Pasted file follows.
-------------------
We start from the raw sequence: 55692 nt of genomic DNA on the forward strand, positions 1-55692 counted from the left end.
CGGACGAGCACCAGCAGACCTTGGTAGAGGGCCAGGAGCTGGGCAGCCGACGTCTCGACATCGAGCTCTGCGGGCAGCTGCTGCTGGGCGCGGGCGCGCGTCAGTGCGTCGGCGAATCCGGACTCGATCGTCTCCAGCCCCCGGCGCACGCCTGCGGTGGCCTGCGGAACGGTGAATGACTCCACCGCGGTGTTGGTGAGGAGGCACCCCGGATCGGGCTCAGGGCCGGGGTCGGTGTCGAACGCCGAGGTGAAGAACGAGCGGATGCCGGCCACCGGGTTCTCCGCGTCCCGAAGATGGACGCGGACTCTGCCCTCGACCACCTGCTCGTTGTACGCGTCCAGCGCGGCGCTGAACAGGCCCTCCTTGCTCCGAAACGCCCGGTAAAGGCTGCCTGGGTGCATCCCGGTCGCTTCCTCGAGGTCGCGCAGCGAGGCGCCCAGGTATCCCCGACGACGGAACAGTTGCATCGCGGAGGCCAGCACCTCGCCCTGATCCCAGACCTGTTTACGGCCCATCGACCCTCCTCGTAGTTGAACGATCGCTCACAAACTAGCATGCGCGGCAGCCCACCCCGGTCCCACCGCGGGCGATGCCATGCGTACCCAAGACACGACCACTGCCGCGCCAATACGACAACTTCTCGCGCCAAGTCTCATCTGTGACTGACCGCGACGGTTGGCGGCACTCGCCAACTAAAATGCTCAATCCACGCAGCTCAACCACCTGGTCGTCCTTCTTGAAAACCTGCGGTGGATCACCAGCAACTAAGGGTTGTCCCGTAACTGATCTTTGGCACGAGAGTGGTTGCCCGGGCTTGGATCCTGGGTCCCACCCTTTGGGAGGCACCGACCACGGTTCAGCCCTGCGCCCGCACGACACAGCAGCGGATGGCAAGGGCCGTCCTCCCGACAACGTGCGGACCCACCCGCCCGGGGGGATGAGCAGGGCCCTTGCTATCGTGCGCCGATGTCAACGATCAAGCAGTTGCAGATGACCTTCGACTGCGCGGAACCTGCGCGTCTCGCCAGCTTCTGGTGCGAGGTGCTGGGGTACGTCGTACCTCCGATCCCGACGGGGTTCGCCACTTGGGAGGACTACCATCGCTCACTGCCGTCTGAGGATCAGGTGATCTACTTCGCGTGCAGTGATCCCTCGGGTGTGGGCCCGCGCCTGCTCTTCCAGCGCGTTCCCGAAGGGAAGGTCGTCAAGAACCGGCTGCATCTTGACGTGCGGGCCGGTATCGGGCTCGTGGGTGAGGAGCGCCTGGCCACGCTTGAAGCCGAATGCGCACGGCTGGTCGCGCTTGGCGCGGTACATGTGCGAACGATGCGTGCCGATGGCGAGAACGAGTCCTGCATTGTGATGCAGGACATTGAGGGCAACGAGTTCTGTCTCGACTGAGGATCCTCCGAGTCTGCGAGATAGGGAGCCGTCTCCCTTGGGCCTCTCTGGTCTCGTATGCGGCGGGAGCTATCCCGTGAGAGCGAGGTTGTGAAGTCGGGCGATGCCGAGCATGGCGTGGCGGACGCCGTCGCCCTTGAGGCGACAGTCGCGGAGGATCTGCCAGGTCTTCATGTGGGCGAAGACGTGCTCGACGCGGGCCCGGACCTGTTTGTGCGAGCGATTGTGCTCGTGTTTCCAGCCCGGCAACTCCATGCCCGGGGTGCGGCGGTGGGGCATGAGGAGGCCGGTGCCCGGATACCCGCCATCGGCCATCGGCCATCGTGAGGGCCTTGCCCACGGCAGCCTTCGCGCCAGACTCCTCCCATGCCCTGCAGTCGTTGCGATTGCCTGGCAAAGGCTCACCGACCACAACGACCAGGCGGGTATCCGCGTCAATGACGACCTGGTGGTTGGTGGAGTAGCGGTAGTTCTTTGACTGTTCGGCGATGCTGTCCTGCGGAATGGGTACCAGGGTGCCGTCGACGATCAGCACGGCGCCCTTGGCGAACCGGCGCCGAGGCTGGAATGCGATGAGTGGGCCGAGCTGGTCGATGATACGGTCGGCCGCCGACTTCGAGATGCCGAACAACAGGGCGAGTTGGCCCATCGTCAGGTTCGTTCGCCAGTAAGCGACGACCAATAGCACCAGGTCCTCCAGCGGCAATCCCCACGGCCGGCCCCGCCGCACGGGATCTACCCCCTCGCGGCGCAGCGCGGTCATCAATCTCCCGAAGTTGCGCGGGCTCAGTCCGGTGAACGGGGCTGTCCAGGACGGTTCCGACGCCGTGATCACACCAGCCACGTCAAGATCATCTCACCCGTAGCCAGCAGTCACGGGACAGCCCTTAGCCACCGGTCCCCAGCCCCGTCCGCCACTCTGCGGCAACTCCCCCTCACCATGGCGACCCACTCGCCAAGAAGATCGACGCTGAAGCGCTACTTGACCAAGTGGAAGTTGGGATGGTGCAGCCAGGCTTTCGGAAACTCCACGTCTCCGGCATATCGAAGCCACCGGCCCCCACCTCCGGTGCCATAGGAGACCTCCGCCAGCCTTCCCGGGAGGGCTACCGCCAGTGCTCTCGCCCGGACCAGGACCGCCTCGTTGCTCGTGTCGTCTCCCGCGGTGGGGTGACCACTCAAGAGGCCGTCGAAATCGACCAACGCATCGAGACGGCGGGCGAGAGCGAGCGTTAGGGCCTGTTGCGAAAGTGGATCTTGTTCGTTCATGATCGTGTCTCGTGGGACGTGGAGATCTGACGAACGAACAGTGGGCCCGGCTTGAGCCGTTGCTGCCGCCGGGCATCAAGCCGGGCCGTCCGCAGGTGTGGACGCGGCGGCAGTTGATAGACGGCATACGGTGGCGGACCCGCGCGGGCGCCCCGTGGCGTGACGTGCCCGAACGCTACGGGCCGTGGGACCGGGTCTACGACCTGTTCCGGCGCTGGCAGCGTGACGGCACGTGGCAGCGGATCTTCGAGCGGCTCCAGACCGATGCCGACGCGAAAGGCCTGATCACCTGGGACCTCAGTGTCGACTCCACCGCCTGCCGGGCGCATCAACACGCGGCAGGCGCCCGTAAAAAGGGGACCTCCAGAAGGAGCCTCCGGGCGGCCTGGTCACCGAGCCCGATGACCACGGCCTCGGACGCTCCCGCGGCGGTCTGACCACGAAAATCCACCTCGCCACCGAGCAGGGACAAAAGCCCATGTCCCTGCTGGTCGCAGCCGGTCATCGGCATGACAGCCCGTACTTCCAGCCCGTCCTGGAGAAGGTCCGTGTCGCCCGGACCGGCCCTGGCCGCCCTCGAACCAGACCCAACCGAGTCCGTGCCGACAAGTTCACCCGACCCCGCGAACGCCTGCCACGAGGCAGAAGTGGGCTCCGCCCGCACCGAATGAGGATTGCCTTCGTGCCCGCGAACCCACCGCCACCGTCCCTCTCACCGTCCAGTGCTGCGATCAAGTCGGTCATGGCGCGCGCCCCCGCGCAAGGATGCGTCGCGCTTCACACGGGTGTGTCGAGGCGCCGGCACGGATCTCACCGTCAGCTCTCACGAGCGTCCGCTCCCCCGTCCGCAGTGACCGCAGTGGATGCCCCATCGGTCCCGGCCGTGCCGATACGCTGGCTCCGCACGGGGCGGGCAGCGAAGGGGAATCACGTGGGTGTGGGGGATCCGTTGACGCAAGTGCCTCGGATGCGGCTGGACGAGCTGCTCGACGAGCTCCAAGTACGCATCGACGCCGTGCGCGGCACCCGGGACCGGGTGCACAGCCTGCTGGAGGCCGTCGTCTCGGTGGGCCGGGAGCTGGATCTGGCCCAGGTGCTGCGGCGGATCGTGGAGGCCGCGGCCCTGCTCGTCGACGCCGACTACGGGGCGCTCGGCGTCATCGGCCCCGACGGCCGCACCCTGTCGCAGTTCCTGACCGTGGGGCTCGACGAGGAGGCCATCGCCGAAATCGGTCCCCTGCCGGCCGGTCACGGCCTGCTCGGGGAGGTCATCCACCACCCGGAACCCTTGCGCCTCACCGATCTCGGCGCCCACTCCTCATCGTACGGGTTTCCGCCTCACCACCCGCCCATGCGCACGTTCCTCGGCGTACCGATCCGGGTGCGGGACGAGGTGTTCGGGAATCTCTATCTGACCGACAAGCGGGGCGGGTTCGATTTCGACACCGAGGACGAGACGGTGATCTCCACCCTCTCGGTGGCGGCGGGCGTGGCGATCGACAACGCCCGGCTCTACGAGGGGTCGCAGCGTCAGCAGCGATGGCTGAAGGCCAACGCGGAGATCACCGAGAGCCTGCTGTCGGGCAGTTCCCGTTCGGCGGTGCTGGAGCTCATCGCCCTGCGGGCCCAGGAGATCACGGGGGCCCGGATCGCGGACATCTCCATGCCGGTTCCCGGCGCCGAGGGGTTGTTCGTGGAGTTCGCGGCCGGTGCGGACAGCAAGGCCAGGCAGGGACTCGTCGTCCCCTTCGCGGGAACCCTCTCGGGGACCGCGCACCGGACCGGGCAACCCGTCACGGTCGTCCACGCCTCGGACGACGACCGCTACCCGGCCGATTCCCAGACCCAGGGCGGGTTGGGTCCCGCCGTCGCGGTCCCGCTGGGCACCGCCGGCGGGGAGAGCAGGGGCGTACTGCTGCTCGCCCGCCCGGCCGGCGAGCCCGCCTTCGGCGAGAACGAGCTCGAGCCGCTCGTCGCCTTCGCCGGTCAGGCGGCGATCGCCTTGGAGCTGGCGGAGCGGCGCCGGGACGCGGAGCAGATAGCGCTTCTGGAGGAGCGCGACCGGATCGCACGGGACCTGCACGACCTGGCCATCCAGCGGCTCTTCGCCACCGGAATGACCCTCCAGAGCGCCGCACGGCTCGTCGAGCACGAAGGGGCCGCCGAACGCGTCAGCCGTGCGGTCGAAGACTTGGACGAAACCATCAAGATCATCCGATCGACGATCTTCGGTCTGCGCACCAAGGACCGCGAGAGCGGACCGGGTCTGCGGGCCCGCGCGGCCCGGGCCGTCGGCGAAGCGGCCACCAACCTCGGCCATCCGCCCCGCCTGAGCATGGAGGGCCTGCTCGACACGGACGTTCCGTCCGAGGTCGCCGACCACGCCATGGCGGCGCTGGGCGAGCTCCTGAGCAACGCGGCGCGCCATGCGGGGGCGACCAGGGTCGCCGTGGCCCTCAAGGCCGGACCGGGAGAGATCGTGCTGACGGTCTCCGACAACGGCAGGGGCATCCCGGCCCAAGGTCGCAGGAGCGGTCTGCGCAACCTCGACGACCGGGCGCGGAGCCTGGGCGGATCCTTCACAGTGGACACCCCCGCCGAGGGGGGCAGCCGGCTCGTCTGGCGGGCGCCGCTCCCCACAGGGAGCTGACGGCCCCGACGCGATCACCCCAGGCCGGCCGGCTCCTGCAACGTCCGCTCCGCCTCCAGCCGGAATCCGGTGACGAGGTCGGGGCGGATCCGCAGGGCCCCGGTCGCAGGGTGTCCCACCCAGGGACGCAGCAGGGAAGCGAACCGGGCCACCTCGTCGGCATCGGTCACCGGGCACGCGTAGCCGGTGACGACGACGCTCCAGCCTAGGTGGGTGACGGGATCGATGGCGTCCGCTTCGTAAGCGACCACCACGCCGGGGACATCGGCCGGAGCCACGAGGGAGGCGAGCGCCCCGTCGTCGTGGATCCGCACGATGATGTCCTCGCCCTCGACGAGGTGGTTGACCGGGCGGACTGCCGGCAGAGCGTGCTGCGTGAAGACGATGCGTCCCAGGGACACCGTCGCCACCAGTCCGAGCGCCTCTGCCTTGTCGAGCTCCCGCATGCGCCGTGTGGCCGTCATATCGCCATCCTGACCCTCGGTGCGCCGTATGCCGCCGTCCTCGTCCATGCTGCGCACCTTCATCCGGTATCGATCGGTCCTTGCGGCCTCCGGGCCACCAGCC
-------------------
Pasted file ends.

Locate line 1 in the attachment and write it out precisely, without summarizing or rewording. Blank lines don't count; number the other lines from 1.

We start from the raw sequence: 55692 nt of genomic DNA on the forward strand, positions 1-55692 counted from the left end.